Washington, 3 March 1999 (RFE/RL) -- The International Intellectual Property Alliance (IIPA), a coalition of associations representing U.S. book, movie, computer software, CD, and music producers, says the problem of piracy continues to grow among the nations in Central and East Europe and Central Asia.
In an annual report to the U.S. Trade Representative's office, the IIPA estimates that piracy in the nations in transition in 1998 cost American producers over $1.6 billion, a nearly 7 percent increase over 1997.
The worst by far was Russia where losses due to pirated goods exceeded $977 million. The alliance said the situation had been improving until the financial collapse last summer, when piracy jumped significantly and government enforcement efforts flagged.
The IIPA said the Russian government's decision to grant amnesty to pirates in 1998 "stripped away all deterrence" effect from the few criminal and administration convictions in 1997. It urged the U.S. trade representative to keep Russia on its high level "priority watch list" and to press Moscow to secure needed laws on protection of copyright material
The alliance pointed out that of the 12 nations in the CIS, all but Russia are in breach of their bilateral trade agreements with the U.S. because they have not yet joined the Geneva conference on phonograms (records and CDs) and only five -- Russia, Ukraine, Georgia, Moldova, and Belarus -- have joined the Berne copyright convention. Kazakhstan, which deposited its instrument of accession only on January 10, 1999, will officially join in mid-April.
But even then, said the IIPA, Russia and Ukraine still do not provide protection for works or sound recordings created before joining the convention. Belarus seems to be moving toward retroactive protection, said the IIPA, but in the other nine countries, the situation is unclear. Retroactive protection is also not currently provided in Romania, Poland and Hungary, it said.
The alliance noted that only five countries in the CIS -- Russia, Belarus, Kazakhstan, Tajikistan and Ukraine -- have formally confirmed their memberships in the Universal Copyright Convention and only three have amended their criminal code to include copyright violations. Even then, the IIPA said, Ukraine's penalties are so low that it is expected to adopt revisions this year.
The IIPA said that the failure of almost all of the CIS countries to fulfill their obligations under their U.S. bilateral trade treaties should be considered when the U.S. allows many of their goods to enter the U.S. under a special duty-free program.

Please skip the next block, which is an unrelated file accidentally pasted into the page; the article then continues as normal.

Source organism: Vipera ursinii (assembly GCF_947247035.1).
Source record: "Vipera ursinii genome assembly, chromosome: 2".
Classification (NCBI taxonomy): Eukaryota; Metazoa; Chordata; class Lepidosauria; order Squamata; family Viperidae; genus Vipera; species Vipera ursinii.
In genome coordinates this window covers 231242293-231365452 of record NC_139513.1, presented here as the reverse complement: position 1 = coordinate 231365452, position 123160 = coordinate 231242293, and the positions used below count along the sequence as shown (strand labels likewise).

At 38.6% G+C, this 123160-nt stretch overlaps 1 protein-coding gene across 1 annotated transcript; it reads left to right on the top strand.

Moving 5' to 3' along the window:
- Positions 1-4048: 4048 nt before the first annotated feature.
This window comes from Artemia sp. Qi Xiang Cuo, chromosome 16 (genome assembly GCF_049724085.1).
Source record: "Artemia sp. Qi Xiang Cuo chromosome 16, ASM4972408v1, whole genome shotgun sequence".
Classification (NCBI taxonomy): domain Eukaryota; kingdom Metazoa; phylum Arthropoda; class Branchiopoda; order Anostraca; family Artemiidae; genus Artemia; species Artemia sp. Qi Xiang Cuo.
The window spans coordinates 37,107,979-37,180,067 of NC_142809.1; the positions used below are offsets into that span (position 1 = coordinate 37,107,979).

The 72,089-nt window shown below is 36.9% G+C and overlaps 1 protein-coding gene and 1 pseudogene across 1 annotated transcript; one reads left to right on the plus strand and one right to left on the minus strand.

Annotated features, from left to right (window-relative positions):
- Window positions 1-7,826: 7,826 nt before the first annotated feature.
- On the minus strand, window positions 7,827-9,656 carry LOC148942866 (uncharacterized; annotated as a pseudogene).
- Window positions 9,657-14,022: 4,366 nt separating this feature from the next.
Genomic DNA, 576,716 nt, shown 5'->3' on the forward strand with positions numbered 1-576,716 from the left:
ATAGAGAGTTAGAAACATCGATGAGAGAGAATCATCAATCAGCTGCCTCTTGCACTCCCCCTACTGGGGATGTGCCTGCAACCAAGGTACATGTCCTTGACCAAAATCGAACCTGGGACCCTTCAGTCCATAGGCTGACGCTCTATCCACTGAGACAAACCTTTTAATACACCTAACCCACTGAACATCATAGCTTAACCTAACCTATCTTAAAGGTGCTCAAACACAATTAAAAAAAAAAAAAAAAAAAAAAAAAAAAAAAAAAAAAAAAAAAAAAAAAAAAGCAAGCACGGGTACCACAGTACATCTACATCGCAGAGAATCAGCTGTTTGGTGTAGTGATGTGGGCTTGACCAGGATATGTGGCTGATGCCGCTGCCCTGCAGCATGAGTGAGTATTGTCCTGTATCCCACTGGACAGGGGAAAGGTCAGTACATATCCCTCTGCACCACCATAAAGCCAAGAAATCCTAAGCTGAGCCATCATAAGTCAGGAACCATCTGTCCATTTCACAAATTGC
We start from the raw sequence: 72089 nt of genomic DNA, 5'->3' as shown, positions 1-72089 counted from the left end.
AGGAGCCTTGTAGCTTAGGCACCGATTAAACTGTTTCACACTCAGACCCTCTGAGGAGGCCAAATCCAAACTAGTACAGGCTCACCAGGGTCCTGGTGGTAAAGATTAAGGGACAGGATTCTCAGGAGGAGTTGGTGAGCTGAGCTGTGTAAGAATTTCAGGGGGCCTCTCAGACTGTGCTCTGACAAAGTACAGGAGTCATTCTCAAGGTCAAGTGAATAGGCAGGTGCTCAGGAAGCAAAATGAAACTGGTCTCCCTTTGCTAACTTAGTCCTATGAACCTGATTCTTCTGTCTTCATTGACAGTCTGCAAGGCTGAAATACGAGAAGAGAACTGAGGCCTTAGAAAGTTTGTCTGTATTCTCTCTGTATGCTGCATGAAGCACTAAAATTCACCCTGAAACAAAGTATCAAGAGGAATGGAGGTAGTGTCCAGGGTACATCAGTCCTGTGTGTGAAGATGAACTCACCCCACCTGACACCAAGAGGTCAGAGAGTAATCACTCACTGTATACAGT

Among its specific recommendations: The IIPA said that piracy of optical media (CDs, CD-ROMs and DVDs) in the Czech Republic threatens to get "significantly worse" while the government's promises on enforcement have remained unfulfilled, so Prague should be moved up to the same level of concern as Russia, on the Priority Watch list.
The U.S. Trade Representatives maintains a list of countries where there are problems with intellectual property rights violations, ranked according to the seriousness of the situation. At the very highest level, the list carries the possibility of immediate trade sanctions. No countries from the region are currently at that level.
In Poland, the IIPA said the failure of the judicial system along with a rise in pirate imports from its neighbors was a serious setback and should move Poland up to the priority watch list.
In Ukraine, the IIPA said the rising level of piracy without effective enforcement and the unregulated growth of illegal optical disk media plants should keep Kyiv at the same level of concern.
Belarus' lack of adherence to the phonograms convention, its failure to provide or apply civil or criminal penalties and the rising level of piracy generally in the country prompted the IIPA to recommend that Belarus be moved up to the next highest level of concern, the Watch List.
Bulgaria, which only last year was moved down from the Priority Watch to Watch list by the U.S. Trade Representative, remains of concern, said the IIPA because it has not eradicated the pirate CD manufacturing plants in the country and continues to provide less than effective enforcement of intellectual property rights.
Romania took some important steps to reform its legal regime by joining both the Berne copyright and Geneva phonograms conventions in late 1998, said the IIPA, but persistent problems of poor enforcement in Romania across all copyright industries, and a continuing lack of prosecutions, prompted the alliance to recommend that Romania be moved up to the Watch List.
Estonia also made progress in 1998, said the IIPA. Although the Estonian market is relatively small, the alliance said, it is dominated by piracy in almost every sector. Enforcement is thin, it said, and judicial enforcement almost non-existent. The alliance urged the trade representative to put Estonia on the Watch List as well, with a special review in the next six months.
Kazakhstan, despite adopting some copyright protection laws in recent years, still has a major problem which prevents U.S. creative industries from selling or producing in the country. The alliance urged that Kazakhstan be placed on a special list this year to bring American government pressure to make more progress.
IIPA President Eric Smith says the area of East and Central Europe and Central Asia is no longer the leading one for piracy in the world, eclipsed by problems in Israel, Greece, and China. Smith says the alliance estimates that Chinese piracy alone cost American firms more than $2.588 billion last year.
U.S. Trade Representative Charlene Barshefsky must issue her office's priority lists on the trade practices by April 30th. USTR officials say the IIPA report is a major source for the final recommendations.